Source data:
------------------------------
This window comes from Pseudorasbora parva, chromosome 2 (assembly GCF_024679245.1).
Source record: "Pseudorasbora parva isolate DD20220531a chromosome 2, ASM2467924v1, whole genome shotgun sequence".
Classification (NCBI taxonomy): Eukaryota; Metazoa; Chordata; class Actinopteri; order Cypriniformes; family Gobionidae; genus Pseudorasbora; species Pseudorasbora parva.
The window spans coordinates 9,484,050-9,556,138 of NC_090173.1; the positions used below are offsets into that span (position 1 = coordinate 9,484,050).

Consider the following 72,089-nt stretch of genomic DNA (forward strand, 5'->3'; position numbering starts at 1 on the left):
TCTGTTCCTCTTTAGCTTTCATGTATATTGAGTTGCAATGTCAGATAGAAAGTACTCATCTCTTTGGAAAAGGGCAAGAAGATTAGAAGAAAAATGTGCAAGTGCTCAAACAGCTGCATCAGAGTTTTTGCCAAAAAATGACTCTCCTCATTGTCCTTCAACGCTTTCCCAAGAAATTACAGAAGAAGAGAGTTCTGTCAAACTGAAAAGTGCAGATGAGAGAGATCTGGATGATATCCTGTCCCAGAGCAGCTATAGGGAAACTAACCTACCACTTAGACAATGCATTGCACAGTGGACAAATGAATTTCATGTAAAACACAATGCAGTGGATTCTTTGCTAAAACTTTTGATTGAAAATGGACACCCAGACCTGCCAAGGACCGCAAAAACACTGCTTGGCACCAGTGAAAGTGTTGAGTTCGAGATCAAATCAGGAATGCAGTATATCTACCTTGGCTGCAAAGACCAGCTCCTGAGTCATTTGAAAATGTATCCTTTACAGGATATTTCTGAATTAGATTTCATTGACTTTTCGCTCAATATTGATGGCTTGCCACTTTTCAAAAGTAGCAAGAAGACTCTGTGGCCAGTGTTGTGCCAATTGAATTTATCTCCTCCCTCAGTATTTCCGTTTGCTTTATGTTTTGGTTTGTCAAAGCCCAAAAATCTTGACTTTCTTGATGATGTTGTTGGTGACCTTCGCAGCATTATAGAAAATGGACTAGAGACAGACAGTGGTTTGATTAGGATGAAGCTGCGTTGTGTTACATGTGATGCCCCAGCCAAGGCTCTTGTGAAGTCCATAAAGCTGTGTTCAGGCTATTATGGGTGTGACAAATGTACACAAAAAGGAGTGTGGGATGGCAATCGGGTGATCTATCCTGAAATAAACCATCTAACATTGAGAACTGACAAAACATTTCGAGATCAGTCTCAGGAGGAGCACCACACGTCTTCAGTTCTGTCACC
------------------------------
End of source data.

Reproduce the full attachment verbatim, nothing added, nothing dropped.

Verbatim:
This window comes from Pseudorasbora parva, chromosome 2 (assembly GCF_024679245.1).
Source record: "Pseudorasbora parva isolate DD20220531a chromosome 2, ASM2467924v1, whole genome shotgun sequence".
Classification (NCBI taxonomy): Eukaryota; Metazoa; Chordata; class Actinopteri; order Cypriniformes; family Gobionidae; genus Pseudorasbora; species Pseudorasbora parva.
The window spans coordinates 9,484,050-9,556,138 of NC_090173.1; the positions used below are offsets into that span (position 1 = coordinate 9,484,050).

Consider the following 72,089-nt stretch of genomic DNA (forward strand, 5'->3'; position numbering starts at 1 on the left):
TCTGTTCCTCTTTAGCTTTCATGTATATTGAGTTGCAATGTCAGATAGAAAGTACTCATCTCTTTGGAAAAGGGCAAGAAGATTAGAAGAAAAATGTGCAAGTGCTCAAACAGCTGCATCAGAGTTTTTGCCAAAAAATGACTCTCCTCATTGTCCTTCAACGCTTTCCCAAGAAATTACAGAAGAAGAGAGTTCTGTCAAACTGAAAAGTGCAGATGAGAGAGATCTGGATGATATCCTGTCCCAGAGCAGCTATAGGGAAACTAACCTACCACTTAGACAATGCATTGCACAGTGGACAAATGAATTTCATGTAAAACACAATGCAGTGGATTCTTTGCTAAAACTTTTGATTGAAAATGGACACCCAGACCTGCCAAGGACCGCAAAAACACTGCTTGGCACCAGTGAAAGTGTTGAGTTCGAGATCAAATCAGGAATGCAGTATATCTACCTTGGCTGCAAAGACCAGCTCCTGAGTCATTTGAAAATGTATCCTTTACAGGATATTTCTGAATTAGATTTCATTGACTTTTCGCTCAATATTGATGGCTTGCCACTTTTCAAAAGTAGCAAGAAGACTCTGTGGCCAGTGTTGTGCCAATTGAATTTATCTCCTCCCTCAGTATTTCCGTTTGCTTTATGTTTTGGTTTGTCAAAGCCCAAAAATCTTGACTTTCTTGATGATGTTGTTGGTGACCTTCGCAGCATTATAGAAAATGGACTAGAGACAGACAGTGGTTTGATTAGGATGAAGCTGCGTTGTGTTACATGTGATGCCCCAGCCAAGGCTCTTGTGAAGTCCATAAAGCTGTGTTCAGGCTATTATGGGTGTGACAAATGTACACAAAAAGGAGTGTGGGATGGCAATCGGGTGATCTATCCTGAAATAAACCATCTAACATTGAGAACTGACAAAACATTTCGAGATCAGTCTCAGGAGGAGCACCACACGTCTTCAGTTCTGTCACC